This past Tuesday, July 11, 2006, I had the privilege of teaching a seminar on the morals and ethics of organ transplantation to the new group of clinical fellows at the MacClean Center of Clinical Medical Ethics, located in the Division of Biological Sciences at the University of Chicago. In the course of that discussion, some one raised the topic of what kind of screening and counseling should be given to those who are prepared to make a kidney donation gratis to stranger outside the donor’s immediate family. I was startled to hear in response that the sixty-four dollar question posed to these potential donors is this: “Do you know that if you make this particular gift that you will not have a kidney available for transplantation for your child if he or she should need it at some time in the future.?” If you can’t answer that question to the satisfaction of the suspicious interlocutor, then you may not get the transplant program to go along with this altruistic donation.
I regard this approach as an astonishing and destructive ploy that raises far more ethical questions than it eliminates. This tough question was not asked of individuals whose children had some medical condition that could make the need for a kidney transplant imminent or even probable. No big deal. Those folks don’t need to be told to guard their own kidneys. Rather, I gather this question is routinely asked to individuals whose children are as far as any one knew in good health. The question which should ask of the inquiring bioethicist is quite simply this: is this question ethical in that setting?
My answer to that question is, no. The first point to look at is the odds. I am quite sure that hundreds of children may need organ transplants at any given time, but most of those have chronic conditions that are easily identified in advance. Of the millions of children alive today under, say, the age of 15, the odds are miniscule that any one of them will need a transplant, or if that transplant is needed that the putative donor in this case would prove to be a suitable donor down the road. The expected value of the lost donation should be estimated at close to zero. By no stretch of the imagination could that tiny future loss be thought to approach, let alone equal, to the immediate misery that is likely to befall any needy donee who doesn’t get the organ that he or she needs right now.
As we all know, the great difficulty with altruism is that it requires an individual to take a small sacrifice for himself in exchange for a large benefit to another person. In most cases the forces of individual self-interest are so powerful that the donation will not be made even if the gain to the recipient is far greater than the loss to the donor. But on balance we can predict that as kidney transplants become less risky, there will be more altruistic kidney donations (livers, a tougher case; hearts, forget about it) all other things being equal. The new techniques mean that the removal of a kidney is a less intrusive and less dangerous procedure. So as the cost goes down, the willingness to donate should increase. Likewise, better transplantation increases the expected value of the kidney, which is an another reinforcing reason that could tip the balance in favor of allowing the transplant. Holding the cost to donor constant, the greater the gain to the recipient, the more likely the donation. In addition, we know that search costs for suitable pairings are trending down as well. Today all three forces work to an increase in the number of altruistic donations. Even though these together will not solve the ever-expanding kidney shortage, they should dent it a bit. Even one life helped should be the source of social celebration.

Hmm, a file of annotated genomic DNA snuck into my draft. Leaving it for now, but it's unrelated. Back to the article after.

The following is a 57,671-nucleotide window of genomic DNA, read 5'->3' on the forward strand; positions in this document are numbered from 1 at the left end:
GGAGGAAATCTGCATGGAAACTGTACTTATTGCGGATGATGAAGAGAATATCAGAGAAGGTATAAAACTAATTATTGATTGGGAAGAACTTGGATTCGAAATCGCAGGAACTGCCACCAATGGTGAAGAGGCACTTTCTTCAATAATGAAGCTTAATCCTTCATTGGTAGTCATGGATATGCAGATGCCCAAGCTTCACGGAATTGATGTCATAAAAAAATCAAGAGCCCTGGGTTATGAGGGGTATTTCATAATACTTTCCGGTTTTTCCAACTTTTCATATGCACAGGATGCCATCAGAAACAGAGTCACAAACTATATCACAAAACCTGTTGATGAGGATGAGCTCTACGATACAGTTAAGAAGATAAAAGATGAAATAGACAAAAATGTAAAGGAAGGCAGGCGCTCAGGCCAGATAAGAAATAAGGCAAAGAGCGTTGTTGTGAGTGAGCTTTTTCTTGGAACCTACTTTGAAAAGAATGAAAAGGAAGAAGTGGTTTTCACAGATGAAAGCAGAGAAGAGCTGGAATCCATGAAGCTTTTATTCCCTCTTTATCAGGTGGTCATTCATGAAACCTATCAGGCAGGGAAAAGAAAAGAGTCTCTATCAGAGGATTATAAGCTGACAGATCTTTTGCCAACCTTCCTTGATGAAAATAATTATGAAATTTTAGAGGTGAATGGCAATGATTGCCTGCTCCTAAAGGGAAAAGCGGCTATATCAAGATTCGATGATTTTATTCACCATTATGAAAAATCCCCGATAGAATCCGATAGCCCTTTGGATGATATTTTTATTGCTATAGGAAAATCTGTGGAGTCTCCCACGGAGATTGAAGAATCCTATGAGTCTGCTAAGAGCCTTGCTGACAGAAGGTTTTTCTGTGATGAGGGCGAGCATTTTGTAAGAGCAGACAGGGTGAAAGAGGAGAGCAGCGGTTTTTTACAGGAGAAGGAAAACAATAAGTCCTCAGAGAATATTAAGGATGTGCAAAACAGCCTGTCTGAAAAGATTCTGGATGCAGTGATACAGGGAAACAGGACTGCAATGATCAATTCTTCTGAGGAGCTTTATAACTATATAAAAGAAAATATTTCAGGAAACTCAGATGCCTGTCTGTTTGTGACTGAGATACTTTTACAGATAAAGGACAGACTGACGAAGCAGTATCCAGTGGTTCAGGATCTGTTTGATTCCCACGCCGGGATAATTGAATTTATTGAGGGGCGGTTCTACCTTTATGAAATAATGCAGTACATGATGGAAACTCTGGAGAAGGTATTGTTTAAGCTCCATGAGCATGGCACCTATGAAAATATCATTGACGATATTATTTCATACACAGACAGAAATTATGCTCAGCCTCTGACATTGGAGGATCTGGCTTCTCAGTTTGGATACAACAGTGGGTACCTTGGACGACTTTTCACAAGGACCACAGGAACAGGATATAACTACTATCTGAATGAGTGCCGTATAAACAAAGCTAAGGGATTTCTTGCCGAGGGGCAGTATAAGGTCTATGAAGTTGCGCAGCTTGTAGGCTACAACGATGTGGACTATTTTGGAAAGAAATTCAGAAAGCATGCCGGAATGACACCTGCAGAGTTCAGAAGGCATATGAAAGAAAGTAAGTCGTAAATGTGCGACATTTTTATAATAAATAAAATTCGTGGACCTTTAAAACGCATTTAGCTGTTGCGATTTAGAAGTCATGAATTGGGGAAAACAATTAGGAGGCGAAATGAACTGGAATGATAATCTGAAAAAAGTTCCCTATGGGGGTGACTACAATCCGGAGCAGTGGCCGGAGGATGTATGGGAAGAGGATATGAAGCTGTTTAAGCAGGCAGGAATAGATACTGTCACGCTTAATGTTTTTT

Into this framework, this ultimate question about one’s own child can only be understood as a way of trying to raise the costs of altruistic donations to strangers, so as to reduce their flow. The question is, moreover, presented in loaded form, because it suppresses the benefit side in the individual case, and carries with it the implication that the potential altruist is more sap than hero. In addition, it sets up a long-term dynamic that reduces overall organ flow. Right now, UNOS rules allow (as a not-so-“valuable consideration”) organ donors to get to the head of the cadavaric list should they need an organ, a point which this hard-nosed question suppresses. In addition, the discouragement of these altruistic donations systematically reduces the likelihood that others will step forward, thereby accentuating the current shortage.
Think of how much better it would be if the matter were put to the putative altruist donor as follows. “We know that you are making a personal sacrifice, about which you have thought long and hard, and for which everyone is grateful. But we hope that you will lead by example so that others will do the same, so that if, God forbid, your child needs a transfer it is more likely that someone else will step up to the plate on his or her behalf.” The vibes are so much better. Why members of the so-called transplant community wish to follow a different tack to reinforce egoism in ways that add to human suffering is just baffling, especially when it comes from a cohort that is so eager to condemn commodification and markets at the least provocation. The ironies are indeed greater. In dealing with markets, antimarket bioethicists always harp on the dangers of coercion in sales transactions. And heaven forbid that any seller should engage in scare tactics of this sort. Unfortunately, the bioethical questioner of potential donors gives us a text-book example of how to use coercion to diminish the already slender resources of human altruism. This cruel and dangerous practice has got to stop—now.